Meagen Gries shares the tragic story about the death of her infant daughter, Molly Ann, every chance she gets. It’s her way of impressing on parents the importance of safe sleep practices. Just maybe, when a parent hears about how Molly died, a light will go on.
Many loving and caring parents don’t appreciate the risks of sleep practices that at one time were accepted — sleeping infants on their stomachs, placing bumper pads and blankets in the crib, having babies in bed with mom and dad.
Gries said she made her share of mistakes, too, with Molly and with her 4-year-old son, Owen.
“Everything you’re not supposed to do, I did,” Gries says. “I didn’t think the Pack ‘N Play was soft enough so I put down a fleece blanket and a sheet on top of it. I put Owen to bed on his belly before he was rolling because he slept better that way. With Molly, I had her sleep next to me. I was nursing her and we’d both fall asleep in bed.”
But it wasn’t her mistake that led to tragedy. Two-month-old Molly died at a babysitter’s house on May 4, 2015. It was Gries’ first day back to work as a first grade teacher after maternity leave.
The sitter put Molly down for a nap, swaddled and propped her on her side atop blankets. Molly rolled onto her belly and suffocated.
Meagen and her husband, Jeff, initially believed Molly was a victim of sudden infant death syndrome (SIDS), that it was not preventable. But in August that year, the coroner told them “positional asphyxiation” caused Molly’s death.
The Hudson couple didn’t know Molly had been in placed harm’s way because of blankets in the Pack ‘N Play at the sitter’s house. They had never checked out the sleeping environment. In hindsight, Meagen says parents should absolutely find out how and where their babies are put to sleep under someone else’s care.
“After we heard from the coroner, I went on Facebook so friends and families would see what happened, so anybody using unsafe practices would make a change,” she says. “Within a couple hours, the post had been shared a couple thousand times.”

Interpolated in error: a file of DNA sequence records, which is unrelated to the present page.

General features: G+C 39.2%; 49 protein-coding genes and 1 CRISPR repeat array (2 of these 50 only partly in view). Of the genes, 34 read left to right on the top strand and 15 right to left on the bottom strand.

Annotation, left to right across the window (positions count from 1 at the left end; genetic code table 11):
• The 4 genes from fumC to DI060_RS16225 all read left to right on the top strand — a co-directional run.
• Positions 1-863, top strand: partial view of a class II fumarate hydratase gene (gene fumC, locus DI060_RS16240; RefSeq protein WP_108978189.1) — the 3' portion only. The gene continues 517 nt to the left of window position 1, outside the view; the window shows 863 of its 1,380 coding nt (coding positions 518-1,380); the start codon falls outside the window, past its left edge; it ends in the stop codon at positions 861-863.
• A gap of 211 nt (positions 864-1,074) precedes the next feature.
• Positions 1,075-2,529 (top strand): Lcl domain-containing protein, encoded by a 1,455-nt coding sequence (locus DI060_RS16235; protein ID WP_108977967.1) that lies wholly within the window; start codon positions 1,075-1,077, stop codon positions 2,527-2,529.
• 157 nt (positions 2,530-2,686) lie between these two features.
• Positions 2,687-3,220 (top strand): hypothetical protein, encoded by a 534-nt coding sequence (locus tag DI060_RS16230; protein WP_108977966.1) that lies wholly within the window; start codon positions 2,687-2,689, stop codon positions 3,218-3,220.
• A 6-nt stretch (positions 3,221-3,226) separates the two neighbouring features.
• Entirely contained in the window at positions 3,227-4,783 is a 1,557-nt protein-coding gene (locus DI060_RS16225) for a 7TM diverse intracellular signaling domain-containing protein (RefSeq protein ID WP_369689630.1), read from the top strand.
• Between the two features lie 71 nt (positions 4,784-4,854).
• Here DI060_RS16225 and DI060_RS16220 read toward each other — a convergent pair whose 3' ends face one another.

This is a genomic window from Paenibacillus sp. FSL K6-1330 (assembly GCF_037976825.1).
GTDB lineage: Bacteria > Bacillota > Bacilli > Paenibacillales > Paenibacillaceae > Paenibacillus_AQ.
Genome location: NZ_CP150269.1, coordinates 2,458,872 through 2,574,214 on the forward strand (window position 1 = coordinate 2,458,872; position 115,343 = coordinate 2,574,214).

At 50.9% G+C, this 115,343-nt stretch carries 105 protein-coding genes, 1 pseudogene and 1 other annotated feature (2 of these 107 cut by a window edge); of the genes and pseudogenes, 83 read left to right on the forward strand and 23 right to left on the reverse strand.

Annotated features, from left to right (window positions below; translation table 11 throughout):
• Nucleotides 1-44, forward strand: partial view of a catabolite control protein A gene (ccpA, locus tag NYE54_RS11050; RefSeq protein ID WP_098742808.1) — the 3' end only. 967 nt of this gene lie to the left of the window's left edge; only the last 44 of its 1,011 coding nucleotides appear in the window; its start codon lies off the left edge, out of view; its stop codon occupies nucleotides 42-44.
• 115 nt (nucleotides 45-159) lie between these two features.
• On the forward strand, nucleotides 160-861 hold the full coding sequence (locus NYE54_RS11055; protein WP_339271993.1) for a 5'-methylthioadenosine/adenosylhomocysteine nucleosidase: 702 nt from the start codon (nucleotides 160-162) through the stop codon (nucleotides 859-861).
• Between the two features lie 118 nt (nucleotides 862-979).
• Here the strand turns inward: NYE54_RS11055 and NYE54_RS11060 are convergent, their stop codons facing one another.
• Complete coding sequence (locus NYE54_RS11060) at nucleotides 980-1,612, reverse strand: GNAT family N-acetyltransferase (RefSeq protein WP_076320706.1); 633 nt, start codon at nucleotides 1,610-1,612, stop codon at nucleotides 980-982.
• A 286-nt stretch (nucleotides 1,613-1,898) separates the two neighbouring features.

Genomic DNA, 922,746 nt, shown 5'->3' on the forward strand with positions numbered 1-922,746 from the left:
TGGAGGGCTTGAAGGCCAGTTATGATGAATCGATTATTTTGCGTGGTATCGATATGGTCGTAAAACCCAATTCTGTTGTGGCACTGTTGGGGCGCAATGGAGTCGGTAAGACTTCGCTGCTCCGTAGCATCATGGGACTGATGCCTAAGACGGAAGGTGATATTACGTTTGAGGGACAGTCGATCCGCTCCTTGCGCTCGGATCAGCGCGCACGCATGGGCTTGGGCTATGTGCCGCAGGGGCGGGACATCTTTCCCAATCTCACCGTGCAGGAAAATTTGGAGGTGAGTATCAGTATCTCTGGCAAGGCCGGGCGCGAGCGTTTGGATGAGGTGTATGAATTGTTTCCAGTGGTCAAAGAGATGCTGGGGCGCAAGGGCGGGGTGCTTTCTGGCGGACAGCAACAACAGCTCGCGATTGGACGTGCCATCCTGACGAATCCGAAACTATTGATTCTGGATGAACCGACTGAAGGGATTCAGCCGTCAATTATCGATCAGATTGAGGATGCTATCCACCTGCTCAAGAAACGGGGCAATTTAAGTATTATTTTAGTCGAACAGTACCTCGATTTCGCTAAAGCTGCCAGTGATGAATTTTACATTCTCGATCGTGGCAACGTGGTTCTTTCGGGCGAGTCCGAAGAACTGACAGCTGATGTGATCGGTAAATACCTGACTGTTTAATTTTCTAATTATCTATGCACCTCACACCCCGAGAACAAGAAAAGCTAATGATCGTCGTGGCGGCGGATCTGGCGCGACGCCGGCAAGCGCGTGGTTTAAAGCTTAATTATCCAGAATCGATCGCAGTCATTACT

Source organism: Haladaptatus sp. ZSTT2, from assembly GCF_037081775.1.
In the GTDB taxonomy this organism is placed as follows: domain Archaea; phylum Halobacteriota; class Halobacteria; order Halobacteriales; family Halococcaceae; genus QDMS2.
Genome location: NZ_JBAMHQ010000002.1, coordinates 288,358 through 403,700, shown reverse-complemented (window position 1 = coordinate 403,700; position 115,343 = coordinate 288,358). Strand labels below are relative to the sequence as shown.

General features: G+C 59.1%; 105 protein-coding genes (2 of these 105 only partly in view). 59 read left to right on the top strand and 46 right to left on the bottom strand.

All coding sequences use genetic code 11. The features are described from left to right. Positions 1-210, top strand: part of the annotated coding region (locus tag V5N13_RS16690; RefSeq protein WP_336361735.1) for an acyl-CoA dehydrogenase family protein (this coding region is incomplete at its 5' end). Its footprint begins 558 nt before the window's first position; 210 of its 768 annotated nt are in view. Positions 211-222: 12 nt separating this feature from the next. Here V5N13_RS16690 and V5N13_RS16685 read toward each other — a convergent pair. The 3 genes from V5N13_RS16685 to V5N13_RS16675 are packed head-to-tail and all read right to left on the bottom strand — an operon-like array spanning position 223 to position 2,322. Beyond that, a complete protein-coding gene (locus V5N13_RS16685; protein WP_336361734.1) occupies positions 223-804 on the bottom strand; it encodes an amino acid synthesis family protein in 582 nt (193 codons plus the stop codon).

The reaction and proceeds from a GoFundMe account started by her Stow school colleagues inspired Meagen and Jeff to create the Molly Ann Gries Foundation, a nonprofit dedicated to promoting safe sleep practices.
The foundation urges parents to place infants on firm mattresses with fitted bed sheets; to sleep them alone and place them on their backs. Cribs should be free of stuffed animals, pillows, blankets and bumper pads.
The foundation also distributes movement monitors and breathable crib mattresses to families of infants at risk for SIDS. It gives away two free Snuza movement monitors every month.
Soon, it will provide board books about safe sleep practices to 27 pediatric offices of Akron Children’s Hospital. Akron Children’s will give the books to parents of newborns at their first medical appointment. The foundation expects to donate about 8,500 books a year.
Meagen gave birth to a daughter, Emma, on May 5, 2016, almost a year to the day after Molly died.
“I’ve never had anger or judgment toward the sitter, because it could have happened to me at my house,” Meagen says. “It’s too common. That’s why it’s important to talk about it.
“The biggest thing with sharing Molly’s story is it’s a chance to make a connection with somebody, a chance to let Molly’s legacy live. It’s hard to talk about, but you hope the more you say it, more parents are going to make different choices.”
For more information, visit akronchildrens.org